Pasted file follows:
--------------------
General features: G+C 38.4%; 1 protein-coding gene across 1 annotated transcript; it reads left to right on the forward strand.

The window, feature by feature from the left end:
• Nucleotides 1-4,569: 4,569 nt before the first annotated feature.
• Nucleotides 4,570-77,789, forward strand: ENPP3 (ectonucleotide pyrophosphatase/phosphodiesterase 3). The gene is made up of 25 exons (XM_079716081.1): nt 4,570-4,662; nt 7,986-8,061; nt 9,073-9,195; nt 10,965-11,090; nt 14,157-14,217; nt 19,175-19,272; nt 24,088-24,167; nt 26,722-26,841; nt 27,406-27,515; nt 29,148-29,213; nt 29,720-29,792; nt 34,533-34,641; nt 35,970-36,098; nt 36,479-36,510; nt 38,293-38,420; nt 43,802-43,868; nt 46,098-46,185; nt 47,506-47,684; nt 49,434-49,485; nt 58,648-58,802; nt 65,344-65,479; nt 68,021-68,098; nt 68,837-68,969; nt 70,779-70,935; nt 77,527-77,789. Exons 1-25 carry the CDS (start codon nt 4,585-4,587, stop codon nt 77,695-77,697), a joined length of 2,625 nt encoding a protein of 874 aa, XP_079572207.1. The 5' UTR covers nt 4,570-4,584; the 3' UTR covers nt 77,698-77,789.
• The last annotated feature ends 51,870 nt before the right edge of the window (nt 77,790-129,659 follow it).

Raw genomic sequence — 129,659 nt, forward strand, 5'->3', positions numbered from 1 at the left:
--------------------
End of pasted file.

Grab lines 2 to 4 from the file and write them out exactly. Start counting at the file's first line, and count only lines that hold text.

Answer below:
The window, feature by feature from the left end:
• Nucleotides 1-4,569: 4,569 nt before the first annotated feature.
• Nucleotides 4,570-77,789, forward strand: ENPP3 (ectonucleotide pyrophosphatase/phosphodiesterase 3). The gene is made up of 25 exons (XM_079716081.1): nt 4,570-4,662; nt 7,986-8,061; nt 9,073-9,195; nt 10,965-11,090; nt 14,157-14,217; nt 19,175-19,272; nt 24,088-24,167; nt 26,722-26,841; nt 27,406-27,515; nt 29,148-29,213; nt 29,720-29,792; nt 34,533-34,641; nt 35,970-36,098; nt 36,479-36,510; nt 38,293-38,420; nt 43,802-43,868; nt 46,098-46,185; nt 47,506-47,684; nt 49,434-49,485; nt 58,648-58,802; nt 65,344-65,479; nt 68,021-68,098; nt 68,837-68,969; nt 70,779-70,935; nt 77,527-77,789. Exons 1-25 carry the CDS (start codon nt 4,585-4,587, stop codon nt 77,695-77,697), a joined length of 2,625 nt encoding a protein of 874 aa, XP_079572207.1. The 5' UTR covers nt 4,570-4,584; the 3' UTR covers nt 77,698-77,789.